Friday, February 24, 2006

In the News...

In the News

Anthony Loyd, Times (UK) correspondent in Baghdad, says that a day-time curfew kept a lid on the violence in Iraq today but the future is far from clear and civil war is a very real possibility.

Ted Koppel/NYT op ed - It's about the oil. (NYT Select)

From a Detroit Metro Times interview with Professor Juan Cole:
MT: We got into this war with this neoconservative blueprint that we would quickly take Iraq, democratize it and move on through the region. Do you see a clear philosophy guiding what the administration is doing at this point?

Cole: No. I think they get up in the morning and they face a set of situations in Iraq and they try to develop policies to deal with those situations, and they get up the next day and there's a new set of situations and they develop policies to deal with those. I think it's reactive. I think it's ad hoc. I don't think there's a big picture. I think they're hoping that they can ultimately muddle through, that things will settle down enough so that they can get out of it with some dignity. I think it's probably a forlorn hope. In many ways it's over with, it's lost. I hear from my contacts who talk to military people on the ground there, and they say it's over with. If your counterinsurgency operation is about winning hearts and minds, that's finished..
US envoy Zalmay Khalilzad: "What we've seen in the past two days, the attack has had a major impact here, getting everyone's attention that Iraq is in danger." The country's leaders, he added, "must come together, they must compromise with each other to bring the people of Iraq together and save this country."

On the 2008 Election
Poughkeepsie Journal - Most think Clinton won't be president in '08: Marist College's Institute for Public Opinion poll results show that voters believe Senator Clinton would lose if she ran. Almost 80 percent said it is unlikely Secretary of State Condoleezza Rice, a Republican, could win the White House. As with other national polls, Senator Clinton leads the list of potential contenders for the Democratic presidential nomination. She has the support of 33 percent of potential primary voters in the WNBC/ Marist poll to 17 percent for former Vice President Al Gore, 16 percent for John Edwards and 11 percent for John Kerry. No other Democrat breaks into double digits.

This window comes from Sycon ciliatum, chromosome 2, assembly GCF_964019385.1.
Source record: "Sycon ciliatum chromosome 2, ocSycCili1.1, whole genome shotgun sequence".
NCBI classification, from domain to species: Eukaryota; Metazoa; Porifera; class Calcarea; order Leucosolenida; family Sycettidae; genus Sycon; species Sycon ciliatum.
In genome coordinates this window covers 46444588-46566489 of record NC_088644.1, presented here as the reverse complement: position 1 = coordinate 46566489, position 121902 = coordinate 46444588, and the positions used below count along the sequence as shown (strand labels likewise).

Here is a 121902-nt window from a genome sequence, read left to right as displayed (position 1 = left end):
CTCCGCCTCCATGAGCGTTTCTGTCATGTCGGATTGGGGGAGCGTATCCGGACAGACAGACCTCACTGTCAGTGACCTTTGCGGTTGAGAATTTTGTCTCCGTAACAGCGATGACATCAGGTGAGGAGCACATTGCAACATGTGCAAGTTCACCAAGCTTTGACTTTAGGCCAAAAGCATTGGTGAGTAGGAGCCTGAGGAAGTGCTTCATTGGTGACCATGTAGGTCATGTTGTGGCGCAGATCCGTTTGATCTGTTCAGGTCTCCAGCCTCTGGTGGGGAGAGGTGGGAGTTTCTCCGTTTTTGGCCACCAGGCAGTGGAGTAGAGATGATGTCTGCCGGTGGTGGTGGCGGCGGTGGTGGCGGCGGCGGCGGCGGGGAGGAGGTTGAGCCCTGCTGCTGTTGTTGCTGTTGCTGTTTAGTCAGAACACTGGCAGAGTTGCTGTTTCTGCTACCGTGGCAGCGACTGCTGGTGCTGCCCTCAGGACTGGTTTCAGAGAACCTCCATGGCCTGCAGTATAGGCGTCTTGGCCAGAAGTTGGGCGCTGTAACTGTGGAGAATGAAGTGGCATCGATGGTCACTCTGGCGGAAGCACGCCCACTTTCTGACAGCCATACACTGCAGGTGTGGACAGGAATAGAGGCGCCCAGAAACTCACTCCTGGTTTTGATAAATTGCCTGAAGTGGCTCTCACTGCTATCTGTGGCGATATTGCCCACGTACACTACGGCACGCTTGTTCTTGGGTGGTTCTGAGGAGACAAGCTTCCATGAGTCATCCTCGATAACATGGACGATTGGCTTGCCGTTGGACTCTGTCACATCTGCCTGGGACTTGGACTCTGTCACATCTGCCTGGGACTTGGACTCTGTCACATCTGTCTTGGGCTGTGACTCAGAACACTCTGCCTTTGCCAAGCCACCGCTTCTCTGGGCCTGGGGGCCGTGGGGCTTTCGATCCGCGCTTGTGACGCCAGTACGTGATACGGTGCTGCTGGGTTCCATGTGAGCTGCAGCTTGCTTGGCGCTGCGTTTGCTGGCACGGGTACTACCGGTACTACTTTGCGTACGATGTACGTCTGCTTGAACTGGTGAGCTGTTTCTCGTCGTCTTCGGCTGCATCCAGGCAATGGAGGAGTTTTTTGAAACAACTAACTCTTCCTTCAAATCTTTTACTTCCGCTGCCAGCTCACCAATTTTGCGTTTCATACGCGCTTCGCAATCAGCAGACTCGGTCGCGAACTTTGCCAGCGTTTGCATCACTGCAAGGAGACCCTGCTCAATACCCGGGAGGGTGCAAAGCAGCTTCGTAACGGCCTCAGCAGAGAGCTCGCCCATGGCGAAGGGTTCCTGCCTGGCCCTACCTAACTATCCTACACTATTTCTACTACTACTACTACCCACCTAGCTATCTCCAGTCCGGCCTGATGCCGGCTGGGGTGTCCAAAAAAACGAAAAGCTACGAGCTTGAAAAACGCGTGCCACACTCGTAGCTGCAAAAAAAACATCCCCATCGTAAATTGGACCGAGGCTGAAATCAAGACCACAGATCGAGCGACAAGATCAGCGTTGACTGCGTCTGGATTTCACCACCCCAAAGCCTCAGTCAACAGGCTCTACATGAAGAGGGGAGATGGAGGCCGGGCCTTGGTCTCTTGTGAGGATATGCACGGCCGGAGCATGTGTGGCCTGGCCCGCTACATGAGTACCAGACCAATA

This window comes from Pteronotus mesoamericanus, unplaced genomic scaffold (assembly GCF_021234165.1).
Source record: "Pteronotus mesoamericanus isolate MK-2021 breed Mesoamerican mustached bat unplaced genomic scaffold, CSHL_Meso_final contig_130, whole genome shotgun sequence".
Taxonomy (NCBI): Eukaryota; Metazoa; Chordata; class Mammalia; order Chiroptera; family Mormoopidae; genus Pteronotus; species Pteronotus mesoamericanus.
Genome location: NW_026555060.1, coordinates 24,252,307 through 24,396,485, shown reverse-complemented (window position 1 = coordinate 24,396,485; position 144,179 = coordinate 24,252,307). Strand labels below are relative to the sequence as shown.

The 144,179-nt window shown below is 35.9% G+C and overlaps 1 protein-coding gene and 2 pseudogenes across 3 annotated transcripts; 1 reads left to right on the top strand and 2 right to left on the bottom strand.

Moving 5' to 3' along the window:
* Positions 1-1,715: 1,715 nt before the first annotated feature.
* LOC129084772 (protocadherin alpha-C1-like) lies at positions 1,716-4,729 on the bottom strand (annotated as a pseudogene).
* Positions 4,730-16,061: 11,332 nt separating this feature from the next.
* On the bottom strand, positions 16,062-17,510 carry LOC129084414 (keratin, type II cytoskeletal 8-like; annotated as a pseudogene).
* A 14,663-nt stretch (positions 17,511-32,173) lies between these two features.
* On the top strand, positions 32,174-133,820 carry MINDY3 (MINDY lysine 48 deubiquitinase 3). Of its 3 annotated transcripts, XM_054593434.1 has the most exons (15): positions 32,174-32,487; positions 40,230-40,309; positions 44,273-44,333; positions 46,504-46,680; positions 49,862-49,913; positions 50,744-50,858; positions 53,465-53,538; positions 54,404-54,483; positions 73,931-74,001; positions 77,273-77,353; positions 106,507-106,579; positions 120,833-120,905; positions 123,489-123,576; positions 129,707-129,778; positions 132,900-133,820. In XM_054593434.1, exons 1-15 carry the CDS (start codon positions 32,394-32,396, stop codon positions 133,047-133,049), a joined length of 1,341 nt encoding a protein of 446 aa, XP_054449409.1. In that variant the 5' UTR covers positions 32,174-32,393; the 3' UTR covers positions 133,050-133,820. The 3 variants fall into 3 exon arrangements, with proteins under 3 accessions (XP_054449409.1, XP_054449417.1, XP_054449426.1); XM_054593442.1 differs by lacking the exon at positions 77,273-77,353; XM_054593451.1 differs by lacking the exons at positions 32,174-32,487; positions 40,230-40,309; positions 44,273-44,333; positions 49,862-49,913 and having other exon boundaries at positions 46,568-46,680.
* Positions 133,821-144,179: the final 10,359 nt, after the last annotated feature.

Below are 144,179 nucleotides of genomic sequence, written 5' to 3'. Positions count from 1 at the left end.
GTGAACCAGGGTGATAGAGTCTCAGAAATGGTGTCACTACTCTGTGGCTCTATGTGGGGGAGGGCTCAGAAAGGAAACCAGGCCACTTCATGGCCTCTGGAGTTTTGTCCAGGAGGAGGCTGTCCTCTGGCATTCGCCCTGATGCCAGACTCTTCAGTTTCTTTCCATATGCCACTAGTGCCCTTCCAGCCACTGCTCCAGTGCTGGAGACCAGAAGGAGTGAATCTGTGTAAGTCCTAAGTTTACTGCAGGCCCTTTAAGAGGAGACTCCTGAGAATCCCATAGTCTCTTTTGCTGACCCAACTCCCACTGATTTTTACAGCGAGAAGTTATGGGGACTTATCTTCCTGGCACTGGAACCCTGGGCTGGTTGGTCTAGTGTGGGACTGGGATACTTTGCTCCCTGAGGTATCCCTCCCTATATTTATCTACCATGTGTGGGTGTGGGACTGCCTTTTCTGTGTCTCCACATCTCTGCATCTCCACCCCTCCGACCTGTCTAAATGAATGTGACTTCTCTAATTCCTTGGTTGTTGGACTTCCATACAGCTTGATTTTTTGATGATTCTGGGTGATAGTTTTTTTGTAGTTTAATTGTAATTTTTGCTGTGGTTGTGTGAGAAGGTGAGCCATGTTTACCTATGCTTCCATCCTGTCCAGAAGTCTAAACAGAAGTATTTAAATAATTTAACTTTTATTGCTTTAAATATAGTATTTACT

From The Niner Online (UNCC)-
In an American Research Group poll taken Feb. 2 - 9 of 600 likely Republican primary voters in South Carolina, McCain was the choice of 42 percent. All other potential candidates scored in single digits. Forty percent remained undecided. The survey had a margin of error of plus or minus three percent. U.S. Sen. Hillary Clinton of New York led among Democrats, with 30 percent of the support. John Edwards was her closest rival with 15 percent. An additional 36 percent were undecided. In a hypothetical November matchup, McCain beats Clinton, 52 - 32 percent, in South Carolina.

Revolutions in the Globalized World

Revolutions in the Globalized World

From Eurozine: A Ukranian citizen, Tatiana Zhurzhenko, compares and contrasts the Orange Revolution and the election of Evo Morales as president of Bolivia. She asks: What remains of revolutions in the globalized world?
Unlike the leaders of the Orange Revolution, the new Bolivian president received no congratulations from the White House. On the contrary, the US Secretary of State expressed her concern about the "recent developments" in Latin America. And she has reason to be concerned. Unlike the Orange Revolution, which was about complying with Western norms and values, the leftist, defensive nationalism of Evo Morales challenges the "universal rules" of the global order, its established hierarchy of values and priorities.
*Tip of the hat to Political Theory Daily Review

LA Times -
....the importance of Morales' electoral victory should not be underestimated, both because of its symbolic importance and because of its implications for the rest of the hemisphere. In a region where power and wealth have always been outrageously concentrated — and more so than anywhere in the world — having a president belonging to the indigenous communities is not a minor affair